The Rev. Leon Kelly in the CPR News studio on Tuesday, May 5, 2015. He runs youth gang alternatives in Denver.

(Hart Van Denburg/CPR News)

For years, anti-gang activist Leon Kelly has been keeping a list of those killed in gang violence. His list is growing. Since November, there have been 15 gang-related murders and several other shootings -- many of them in northeast Denver.

Kelly, who runs Open Door Youth Gang Alternatives, has been meeting with a group known as "The Council," made up representatives from different gangs. He's trying to broker a truce.  And the Denver police are putting an extra $500,000 toward reducing gang violence and federal officials are paying to install video cameras in Denver neighborhoods where gangs are battling.

Kelly spoke with Colorado Matters host Ryan Warner. Here are highlights from their conversation:

On gentrification pushing gangs onto each others' turf

"The blacks and the Hispanics could co-exist because they had a little bit of room. They had blocks separating things. Now that we see this new flow of folks coming in buying property, and it seemed like property value over in that neighborhood is really skyrocketing and gone up, it's compressing some of these guys that feel like they are losing their identities.

"Even some of the local parks used to be claimed as one group's or the other's. Now you've got little strollers, little dog parks, you've got things like that coming in. It's sort of pushing some of them out. Not to blame white folks for the issue, it's just one of the contributors from what I've seen."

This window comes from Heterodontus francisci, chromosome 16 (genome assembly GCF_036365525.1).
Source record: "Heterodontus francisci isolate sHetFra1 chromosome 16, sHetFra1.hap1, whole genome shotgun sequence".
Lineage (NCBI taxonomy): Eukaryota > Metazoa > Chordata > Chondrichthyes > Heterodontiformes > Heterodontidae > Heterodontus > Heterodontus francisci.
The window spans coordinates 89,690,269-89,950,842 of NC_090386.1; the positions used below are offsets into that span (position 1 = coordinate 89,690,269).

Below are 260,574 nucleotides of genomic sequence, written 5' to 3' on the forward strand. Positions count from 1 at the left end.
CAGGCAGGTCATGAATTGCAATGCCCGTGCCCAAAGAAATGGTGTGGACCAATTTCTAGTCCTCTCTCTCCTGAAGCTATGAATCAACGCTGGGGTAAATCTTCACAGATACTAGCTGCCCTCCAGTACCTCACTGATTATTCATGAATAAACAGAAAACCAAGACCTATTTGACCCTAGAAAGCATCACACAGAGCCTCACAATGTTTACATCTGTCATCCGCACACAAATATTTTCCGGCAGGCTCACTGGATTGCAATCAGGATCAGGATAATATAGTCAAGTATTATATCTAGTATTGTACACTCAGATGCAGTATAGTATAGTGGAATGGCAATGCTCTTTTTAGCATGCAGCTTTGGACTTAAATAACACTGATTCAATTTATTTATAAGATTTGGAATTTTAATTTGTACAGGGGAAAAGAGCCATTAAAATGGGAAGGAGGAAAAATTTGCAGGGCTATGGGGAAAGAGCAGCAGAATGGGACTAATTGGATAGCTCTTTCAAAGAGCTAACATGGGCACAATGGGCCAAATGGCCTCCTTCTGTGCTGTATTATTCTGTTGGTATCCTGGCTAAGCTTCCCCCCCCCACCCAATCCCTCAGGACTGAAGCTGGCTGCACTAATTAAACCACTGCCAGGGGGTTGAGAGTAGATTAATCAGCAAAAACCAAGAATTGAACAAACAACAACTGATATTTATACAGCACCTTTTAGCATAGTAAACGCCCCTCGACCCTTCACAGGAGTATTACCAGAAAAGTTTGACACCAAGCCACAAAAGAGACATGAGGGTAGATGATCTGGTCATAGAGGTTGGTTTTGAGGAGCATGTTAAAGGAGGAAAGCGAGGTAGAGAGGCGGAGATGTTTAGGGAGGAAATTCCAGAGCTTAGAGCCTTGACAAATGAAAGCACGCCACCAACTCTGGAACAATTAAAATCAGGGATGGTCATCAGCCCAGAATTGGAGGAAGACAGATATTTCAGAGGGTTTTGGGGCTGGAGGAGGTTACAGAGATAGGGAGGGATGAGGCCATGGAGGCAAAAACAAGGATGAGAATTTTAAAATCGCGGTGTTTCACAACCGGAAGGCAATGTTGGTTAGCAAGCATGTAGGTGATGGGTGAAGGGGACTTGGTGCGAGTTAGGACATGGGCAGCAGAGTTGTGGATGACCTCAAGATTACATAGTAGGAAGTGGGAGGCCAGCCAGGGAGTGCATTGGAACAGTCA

On social media amplifying violence

"They talk about the type of violence they are going to do. And when you talk about, 'I'm going to blow your head up. I'm going to put three slugs in your face. The type of violence that's being orchestrated on Facebook ... A lot of my kids have trouble separating what is reality and what is fantasy. And it's one thing to talk about crazy things on Facebook. It's another thing to have a weapon in your hand and have the opportunity to follow up. ... It's pumping everything up."

On how his organization tries to broker peace

"The whole thing is, 'Stand down. Stay out the way.' And when we use the term 'stay out the way,' we mean don't be congregating to make yourself an easy target. Stay out the way while we try to make adjustments on the other side."